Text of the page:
Remarks of Judge Leavitt on the Death of President Lincoln, ad

dressed to the Grand Jury for the April Term, 1865, of the United States Circuit Court.

GENTLEMEN : Before calling your attention to the immediate duties of your position as grand jurors, I can not refrain from some brief remarks upon the peculiar circumstances under which you are now im paneled. I refer especially to the fact, that but a few days since the President of the United States lost his life by the hand of a fiendish assassin. This foul deed has plunged the people into the deepest grief. Since the days of Washington, no President of the United States enjoyed a larger measure of public confidence, or had won a higher place in the affection of all loyal hearts than Abraham Lincoln. If not the first, it may be truly said he is second in the hearts of his countrymen. But this is not the place, or the occasion for a labored eulogy upon the man whose loss we deplore. This duty will be discharged by others in a sphere more appropriate to such a theme. My present purpose is to call the attention of the grand jury to the instructive commentary upon our admirable institutions, afforded by the sad incident referred to. We have lost a president who had “ filled the measure of his country's


honor," but we have not lost our government. To-day its machinery is in perfect order, and is successfully carrying out the beneficent ends of its creation. The arm of rebellion is lifted up against it, but that arm has been stricken down by the patriotism of the people and the invincible heroism of our armies. The bloody work of the assassin has also failed to move its stable foundations, or to stay or check its onward movements. In the monarchial and imperial governments of

. the old world, the assassination of the sovereign would result in civil commotion and most probably in a bloody revolution. But our excellent constitution bas so provided for the contingency of the death of the chief magistrate, that it is hardly within the range of possibilities that there can be any other than a very brief vacancy in the office. This was beautifully exemplified in the events of the last few days. On last Saturday morning Abraham Lincoln was removed by death from bis office and from the scenes of earth ; but in a few brief hours, Vice-President Johnson was constitutionally invested with all the powers pertaining to it, and had assumed all the responsibilities of that high position. And we have in these facts, the most convincing proof that our government, founded under God by the wisdom and sagacity of our fathers, is adapted to meet any emergency, and can not be overthrown by any force, internal or external, so long as the people are true to themselves and to the best interests of the race.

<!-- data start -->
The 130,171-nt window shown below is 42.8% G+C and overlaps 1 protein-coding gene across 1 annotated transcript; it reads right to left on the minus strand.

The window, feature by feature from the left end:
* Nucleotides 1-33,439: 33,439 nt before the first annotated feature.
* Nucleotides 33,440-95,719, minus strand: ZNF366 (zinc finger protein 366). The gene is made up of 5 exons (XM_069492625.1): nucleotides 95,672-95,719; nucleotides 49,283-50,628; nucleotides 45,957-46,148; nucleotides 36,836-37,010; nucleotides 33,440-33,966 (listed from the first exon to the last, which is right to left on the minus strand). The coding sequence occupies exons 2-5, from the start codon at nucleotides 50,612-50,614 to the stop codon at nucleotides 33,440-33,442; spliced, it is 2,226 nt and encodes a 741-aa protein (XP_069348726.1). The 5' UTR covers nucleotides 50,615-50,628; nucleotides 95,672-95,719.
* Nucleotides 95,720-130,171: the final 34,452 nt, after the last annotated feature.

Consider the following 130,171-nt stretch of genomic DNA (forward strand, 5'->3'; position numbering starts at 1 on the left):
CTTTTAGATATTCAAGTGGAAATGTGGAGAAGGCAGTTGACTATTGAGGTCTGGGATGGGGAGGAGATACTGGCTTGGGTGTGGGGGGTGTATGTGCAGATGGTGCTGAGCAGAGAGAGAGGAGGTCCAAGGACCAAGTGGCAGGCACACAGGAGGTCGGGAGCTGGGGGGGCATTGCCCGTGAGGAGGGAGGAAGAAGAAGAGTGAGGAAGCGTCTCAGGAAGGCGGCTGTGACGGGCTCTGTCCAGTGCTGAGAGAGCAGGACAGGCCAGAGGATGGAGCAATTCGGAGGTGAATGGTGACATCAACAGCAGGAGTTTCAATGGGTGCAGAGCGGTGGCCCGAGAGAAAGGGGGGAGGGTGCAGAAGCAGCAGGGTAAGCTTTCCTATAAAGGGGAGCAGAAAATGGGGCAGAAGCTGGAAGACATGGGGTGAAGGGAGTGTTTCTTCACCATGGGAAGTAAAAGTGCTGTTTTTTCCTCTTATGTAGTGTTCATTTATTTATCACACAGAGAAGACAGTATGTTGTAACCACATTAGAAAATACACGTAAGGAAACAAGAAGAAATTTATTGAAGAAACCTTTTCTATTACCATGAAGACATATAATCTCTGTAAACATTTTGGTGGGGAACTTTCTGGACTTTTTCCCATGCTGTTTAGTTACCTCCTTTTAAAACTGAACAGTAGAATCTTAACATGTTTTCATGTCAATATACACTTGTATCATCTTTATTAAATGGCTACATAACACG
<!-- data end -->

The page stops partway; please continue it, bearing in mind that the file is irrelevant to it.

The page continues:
And I can not here forbear the brief remark, that at no time since our great republic was founded, have our people more reason to rejoice in their birthright as American citizens than at the present juncture. The last four years will constitute an historic period in the progress of the nation, of which our posterity will be proud in all coming ages. But I may not enlarge on this theme. We all have now the assurance that we have a • country, and that we have a government based upon the intelligence, virtue, and patriotism of the people, which, while it affords the highest security for our liberties and all just rights, has the power to defend itself against all assailing foes. Let us appreciate it all the more highly that it has safely passed through the fiery trial of a most formidable rebellion. The sacrifice has been great, but may we not hope that the benefits and blessings to result will more than compensate for all the cost.




1. During a high stage of water in the Ohio river, a descending boat

should keep near the middle of the river, without any regard to the

channel. Keys v. Ambassador, 237.
2. A descending boat on the Ohio river, two hundred yards from the In-

diana shore, has no right to signal by one tap of the bell, and at-
tempt to take the starboard side of another boat near that shore.

3. The rule requiring the up-stream boat to give the first signal to indi-

cate its choice of sides, does not apply when there is eighteen feet of

water above the bars. Ib.
4. The second rule of navigation adopted by the board of supervising

inspectors, under the steamboat law of 1852, giving an ascending
boat the right to choose the side she prefers to take, when meeting a
down boat, must have a reasonable construction, and can not be un-
derstood as giving the up-stream boat a right under all circumstances
of choosing her line of navigation. Thorp v. Steamboat Defender,

5. If an ascending boat is coming up on one shore, and a down boat is

seen above on the opposite side, the river being wide, with an ample
depth of water in the intervening distance between the boats, and
the up-stream boat is not required for business purposes to make a
crossing, she ought, by one sound of the whistle, to signify her pur-
pose of keeping up the same side. She has no right unnecessarily
or capriciously to require the descending boat to change her course.